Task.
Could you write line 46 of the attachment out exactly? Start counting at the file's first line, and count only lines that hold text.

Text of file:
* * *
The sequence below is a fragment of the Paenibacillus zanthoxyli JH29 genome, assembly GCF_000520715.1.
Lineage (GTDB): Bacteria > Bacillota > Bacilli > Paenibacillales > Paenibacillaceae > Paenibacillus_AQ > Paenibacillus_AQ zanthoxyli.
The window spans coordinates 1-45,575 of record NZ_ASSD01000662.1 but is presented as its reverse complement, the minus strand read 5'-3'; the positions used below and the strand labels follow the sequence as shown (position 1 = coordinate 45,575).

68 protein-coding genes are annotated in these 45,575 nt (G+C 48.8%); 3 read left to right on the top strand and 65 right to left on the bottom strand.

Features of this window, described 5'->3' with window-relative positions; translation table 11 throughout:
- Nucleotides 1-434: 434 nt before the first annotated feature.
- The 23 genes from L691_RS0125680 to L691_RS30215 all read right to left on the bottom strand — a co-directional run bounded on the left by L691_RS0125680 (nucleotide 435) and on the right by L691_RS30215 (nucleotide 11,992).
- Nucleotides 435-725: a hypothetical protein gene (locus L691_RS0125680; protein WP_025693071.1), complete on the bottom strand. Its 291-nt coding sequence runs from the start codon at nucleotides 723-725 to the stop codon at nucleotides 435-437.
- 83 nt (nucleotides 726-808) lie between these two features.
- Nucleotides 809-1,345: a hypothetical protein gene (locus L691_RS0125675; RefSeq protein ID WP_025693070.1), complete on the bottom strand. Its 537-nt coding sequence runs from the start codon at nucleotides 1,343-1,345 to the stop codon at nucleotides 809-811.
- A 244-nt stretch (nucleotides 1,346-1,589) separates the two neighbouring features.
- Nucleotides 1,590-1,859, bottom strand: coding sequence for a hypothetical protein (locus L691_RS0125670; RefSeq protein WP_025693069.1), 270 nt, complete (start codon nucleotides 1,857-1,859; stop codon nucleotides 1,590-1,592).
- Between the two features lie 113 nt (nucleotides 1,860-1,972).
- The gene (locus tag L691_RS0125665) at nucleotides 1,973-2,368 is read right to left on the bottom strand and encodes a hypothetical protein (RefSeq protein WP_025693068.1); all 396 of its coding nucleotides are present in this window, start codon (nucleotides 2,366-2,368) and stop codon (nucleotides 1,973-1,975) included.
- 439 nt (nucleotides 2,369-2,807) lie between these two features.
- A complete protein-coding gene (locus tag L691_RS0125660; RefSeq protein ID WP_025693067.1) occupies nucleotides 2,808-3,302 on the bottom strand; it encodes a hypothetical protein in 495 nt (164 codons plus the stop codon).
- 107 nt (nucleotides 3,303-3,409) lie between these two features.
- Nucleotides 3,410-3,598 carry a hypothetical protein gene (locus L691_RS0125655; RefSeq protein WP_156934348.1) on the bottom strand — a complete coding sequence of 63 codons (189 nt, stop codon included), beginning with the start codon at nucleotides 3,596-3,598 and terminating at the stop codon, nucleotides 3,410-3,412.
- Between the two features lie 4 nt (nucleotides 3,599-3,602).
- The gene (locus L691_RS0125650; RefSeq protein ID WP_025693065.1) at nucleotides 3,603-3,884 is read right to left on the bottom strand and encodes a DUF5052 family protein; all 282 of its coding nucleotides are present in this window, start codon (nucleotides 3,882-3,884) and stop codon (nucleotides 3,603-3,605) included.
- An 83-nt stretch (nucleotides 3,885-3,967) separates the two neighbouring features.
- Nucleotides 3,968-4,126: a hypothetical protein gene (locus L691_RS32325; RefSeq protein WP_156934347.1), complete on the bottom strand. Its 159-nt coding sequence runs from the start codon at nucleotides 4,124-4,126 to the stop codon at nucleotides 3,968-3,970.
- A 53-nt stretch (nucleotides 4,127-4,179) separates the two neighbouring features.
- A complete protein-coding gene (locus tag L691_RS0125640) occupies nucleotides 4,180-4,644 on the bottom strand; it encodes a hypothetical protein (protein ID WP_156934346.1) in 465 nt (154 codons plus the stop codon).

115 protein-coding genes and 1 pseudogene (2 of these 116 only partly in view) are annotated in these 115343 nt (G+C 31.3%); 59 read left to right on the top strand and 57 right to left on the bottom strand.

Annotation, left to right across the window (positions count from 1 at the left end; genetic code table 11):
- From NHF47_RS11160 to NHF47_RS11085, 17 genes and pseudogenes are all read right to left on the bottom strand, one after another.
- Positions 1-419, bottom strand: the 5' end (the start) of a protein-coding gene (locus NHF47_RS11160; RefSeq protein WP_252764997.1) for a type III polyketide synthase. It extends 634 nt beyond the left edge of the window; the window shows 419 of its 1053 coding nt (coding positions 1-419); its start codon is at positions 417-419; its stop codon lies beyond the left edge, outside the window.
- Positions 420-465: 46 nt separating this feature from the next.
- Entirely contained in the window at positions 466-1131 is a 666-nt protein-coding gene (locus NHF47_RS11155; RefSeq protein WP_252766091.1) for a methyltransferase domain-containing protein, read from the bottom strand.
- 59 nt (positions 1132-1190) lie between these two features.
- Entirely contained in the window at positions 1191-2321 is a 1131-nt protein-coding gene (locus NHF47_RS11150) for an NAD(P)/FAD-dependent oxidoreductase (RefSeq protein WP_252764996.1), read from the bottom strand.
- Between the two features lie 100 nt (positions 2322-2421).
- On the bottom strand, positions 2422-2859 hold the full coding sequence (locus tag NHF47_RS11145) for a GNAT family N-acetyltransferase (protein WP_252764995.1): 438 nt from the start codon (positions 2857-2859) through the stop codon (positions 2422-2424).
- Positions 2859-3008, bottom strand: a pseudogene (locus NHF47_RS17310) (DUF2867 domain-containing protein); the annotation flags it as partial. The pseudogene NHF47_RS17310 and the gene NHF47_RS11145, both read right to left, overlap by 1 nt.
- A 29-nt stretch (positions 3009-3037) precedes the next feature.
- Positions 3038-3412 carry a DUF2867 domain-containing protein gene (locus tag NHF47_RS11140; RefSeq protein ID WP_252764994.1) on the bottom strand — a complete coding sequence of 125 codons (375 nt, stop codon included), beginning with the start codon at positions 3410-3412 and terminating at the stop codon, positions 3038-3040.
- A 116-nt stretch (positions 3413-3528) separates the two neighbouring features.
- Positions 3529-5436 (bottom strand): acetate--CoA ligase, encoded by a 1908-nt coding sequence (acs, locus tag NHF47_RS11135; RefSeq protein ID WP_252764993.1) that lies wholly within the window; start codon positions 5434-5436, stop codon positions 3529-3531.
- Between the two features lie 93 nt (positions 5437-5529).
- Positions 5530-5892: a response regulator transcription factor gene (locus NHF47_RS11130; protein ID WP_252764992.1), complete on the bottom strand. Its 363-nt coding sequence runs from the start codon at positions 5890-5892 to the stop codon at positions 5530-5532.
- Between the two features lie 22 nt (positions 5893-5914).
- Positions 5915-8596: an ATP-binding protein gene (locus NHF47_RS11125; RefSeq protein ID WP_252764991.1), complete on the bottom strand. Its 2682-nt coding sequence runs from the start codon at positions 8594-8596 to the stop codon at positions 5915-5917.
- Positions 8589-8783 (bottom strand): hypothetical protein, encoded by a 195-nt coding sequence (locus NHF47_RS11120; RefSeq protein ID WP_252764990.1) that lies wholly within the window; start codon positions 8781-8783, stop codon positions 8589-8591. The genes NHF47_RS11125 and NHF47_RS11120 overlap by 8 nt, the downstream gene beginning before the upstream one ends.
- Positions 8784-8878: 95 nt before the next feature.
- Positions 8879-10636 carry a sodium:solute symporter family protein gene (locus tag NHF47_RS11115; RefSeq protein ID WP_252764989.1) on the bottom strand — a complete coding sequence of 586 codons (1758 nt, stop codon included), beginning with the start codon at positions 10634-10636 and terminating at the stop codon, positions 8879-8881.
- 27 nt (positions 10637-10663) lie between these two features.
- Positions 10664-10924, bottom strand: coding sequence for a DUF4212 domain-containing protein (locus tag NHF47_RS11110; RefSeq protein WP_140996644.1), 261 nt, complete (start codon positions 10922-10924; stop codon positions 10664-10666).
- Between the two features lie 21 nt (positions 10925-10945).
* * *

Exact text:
- Positions 8879-10636 carry a sodium:solute symporter family protein gene (locus tag NHF47_RS11115; RefSeq protein ID WP_252764989.1) on the bottom strand — a complete coding sequence of 586 codons (1758 nt, stop codon included), beginning with the start codon at positions 10634-10636 and terminating at the stop codon, positions 8879-8881.